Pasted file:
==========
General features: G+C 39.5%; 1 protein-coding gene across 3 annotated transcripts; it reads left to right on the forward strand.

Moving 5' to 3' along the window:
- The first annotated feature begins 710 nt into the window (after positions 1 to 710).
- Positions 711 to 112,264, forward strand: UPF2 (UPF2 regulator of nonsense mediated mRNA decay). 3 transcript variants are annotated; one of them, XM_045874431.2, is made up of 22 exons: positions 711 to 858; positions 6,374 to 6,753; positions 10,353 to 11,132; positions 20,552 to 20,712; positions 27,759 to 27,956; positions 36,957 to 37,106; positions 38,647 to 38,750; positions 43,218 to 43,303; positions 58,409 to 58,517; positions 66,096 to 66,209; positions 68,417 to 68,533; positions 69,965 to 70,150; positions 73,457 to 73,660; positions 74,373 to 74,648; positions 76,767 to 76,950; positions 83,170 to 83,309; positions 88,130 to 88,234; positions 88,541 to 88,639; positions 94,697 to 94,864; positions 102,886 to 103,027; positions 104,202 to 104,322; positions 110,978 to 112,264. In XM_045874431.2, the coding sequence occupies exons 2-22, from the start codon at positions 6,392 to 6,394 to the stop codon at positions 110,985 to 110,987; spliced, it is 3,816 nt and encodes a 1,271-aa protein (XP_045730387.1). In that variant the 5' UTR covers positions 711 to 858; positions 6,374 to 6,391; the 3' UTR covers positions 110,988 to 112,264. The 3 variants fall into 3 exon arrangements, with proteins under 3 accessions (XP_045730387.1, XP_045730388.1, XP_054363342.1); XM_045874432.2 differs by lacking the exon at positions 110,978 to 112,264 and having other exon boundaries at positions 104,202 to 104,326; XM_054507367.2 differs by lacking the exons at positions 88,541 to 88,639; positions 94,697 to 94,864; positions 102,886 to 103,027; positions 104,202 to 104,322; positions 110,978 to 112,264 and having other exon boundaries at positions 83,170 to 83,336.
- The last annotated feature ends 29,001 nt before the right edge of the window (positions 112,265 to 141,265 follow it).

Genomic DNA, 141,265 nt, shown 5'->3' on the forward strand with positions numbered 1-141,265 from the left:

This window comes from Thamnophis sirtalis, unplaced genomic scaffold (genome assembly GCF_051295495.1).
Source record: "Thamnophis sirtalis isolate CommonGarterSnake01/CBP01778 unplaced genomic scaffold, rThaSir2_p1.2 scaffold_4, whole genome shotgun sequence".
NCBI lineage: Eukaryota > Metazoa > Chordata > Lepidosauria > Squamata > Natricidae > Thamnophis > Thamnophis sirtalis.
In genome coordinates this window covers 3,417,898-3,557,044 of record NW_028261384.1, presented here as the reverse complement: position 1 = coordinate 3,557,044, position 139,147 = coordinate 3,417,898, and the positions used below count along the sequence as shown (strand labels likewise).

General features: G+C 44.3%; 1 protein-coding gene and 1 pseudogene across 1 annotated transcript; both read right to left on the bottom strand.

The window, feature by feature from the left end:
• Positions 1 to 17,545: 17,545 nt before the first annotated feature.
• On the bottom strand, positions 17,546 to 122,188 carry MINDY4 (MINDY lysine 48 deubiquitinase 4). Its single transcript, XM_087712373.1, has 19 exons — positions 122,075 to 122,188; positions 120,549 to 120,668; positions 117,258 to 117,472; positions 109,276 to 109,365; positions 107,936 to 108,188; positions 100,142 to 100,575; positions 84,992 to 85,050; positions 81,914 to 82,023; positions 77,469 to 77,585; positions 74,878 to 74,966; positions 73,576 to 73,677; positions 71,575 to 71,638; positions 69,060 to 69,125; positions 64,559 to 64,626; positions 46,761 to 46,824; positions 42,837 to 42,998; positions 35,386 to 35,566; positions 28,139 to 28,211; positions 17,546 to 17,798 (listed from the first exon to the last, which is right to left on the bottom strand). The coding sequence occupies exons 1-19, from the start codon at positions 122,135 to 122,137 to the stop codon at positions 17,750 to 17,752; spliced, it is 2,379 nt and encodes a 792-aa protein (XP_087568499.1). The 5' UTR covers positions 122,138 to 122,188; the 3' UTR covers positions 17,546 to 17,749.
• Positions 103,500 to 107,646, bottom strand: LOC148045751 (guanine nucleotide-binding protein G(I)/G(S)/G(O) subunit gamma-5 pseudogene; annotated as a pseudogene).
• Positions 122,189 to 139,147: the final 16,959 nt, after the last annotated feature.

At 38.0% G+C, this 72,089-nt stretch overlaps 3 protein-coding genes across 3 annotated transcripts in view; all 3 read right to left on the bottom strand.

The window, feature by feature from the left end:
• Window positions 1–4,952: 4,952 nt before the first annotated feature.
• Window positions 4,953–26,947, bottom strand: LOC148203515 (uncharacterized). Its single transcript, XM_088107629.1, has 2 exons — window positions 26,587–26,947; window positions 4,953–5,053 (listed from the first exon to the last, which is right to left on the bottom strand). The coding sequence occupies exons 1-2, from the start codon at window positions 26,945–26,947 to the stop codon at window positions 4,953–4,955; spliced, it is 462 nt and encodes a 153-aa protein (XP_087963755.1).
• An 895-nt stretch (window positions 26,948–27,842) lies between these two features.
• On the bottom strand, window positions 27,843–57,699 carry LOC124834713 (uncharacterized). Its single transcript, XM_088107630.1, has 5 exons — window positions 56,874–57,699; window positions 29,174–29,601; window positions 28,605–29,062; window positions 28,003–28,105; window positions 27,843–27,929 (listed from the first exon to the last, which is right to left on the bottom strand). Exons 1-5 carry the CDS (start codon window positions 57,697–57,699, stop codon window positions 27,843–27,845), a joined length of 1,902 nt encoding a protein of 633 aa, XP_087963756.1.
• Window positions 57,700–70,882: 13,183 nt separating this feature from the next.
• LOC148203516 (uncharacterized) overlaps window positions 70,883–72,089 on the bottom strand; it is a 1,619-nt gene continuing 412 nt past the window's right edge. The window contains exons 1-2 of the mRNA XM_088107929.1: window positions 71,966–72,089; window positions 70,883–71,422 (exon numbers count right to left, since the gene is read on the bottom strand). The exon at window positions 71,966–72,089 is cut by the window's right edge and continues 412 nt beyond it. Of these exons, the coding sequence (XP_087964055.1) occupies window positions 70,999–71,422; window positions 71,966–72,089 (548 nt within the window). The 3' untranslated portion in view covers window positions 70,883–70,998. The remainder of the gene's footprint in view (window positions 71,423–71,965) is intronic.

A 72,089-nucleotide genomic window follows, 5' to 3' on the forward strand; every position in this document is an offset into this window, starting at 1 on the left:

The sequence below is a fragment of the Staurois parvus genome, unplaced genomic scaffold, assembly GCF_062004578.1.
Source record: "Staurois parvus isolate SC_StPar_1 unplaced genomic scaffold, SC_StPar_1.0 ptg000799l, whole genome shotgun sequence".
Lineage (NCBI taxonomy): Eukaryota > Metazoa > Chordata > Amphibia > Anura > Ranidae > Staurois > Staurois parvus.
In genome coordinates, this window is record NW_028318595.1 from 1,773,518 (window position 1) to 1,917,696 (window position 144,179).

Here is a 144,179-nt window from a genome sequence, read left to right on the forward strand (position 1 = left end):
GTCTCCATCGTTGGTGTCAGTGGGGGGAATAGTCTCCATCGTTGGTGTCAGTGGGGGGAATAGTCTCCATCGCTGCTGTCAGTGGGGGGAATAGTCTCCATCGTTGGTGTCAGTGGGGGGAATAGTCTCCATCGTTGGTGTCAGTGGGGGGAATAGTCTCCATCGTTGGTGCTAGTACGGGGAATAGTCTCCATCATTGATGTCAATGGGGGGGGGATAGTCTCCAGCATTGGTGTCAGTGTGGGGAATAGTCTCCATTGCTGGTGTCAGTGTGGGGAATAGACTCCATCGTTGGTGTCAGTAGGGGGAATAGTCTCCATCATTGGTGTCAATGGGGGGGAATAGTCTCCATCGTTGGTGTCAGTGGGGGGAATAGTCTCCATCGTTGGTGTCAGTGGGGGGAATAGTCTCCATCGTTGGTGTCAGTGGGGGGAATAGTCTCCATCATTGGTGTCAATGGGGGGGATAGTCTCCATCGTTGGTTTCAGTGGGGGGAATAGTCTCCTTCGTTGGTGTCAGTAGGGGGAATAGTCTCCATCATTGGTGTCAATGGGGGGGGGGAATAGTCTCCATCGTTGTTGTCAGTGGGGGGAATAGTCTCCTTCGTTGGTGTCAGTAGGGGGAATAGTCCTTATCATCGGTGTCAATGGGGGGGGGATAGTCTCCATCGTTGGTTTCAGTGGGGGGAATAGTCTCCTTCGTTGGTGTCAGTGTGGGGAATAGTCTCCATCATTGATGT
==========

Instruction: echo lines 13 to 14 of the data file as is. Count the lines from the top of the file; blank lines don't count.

• Positions 1 to 17,545: 17,545 nt before the first annotated feature.
• On the bottom strand, positions 17,546 to 122,188 carry MINDY4 (MINDY lysine 48 deubiquitinase 4). Its single transcript, XM_087712373.1, has 19 exons — positions 122,075 to 122,188; positions 120,549 to 120,668; positions 117,258 to 117,472; positions 109,276 to 109,365; positions 107,936 to 108,188; positions 100,142 to 100,575; positions 84,992 to 85,050; positions 81,914 to 82,023; positions 77,469 to 77,585; positions 74,878 to 74,966; positions 73,576 to 73,677; positions 71,575 to 71,638; positions 69,060 to 69,125; positions 64,559 to 64,626; positions 46,761 to 46,824; positions 42,837 to 42,998; positions 35,386 to 35,566; positions 28,139 to 28,211; positions 17,546 to 17,798 (listed from the first exon to the last, which is right to left on the bottom strand). The coding sequence occupies exons 1-19, from the start codon at positions 122,135 to 122,137 to the stop codon at positions 17,750 to 17,752; spliced, it is 2,379 nt and encodes a 792-aa protein (XP_087568499.1). The 5' UTR covers positions 122,138 to 122,188; the 3' UTR covers positions 17,546 to 17,749.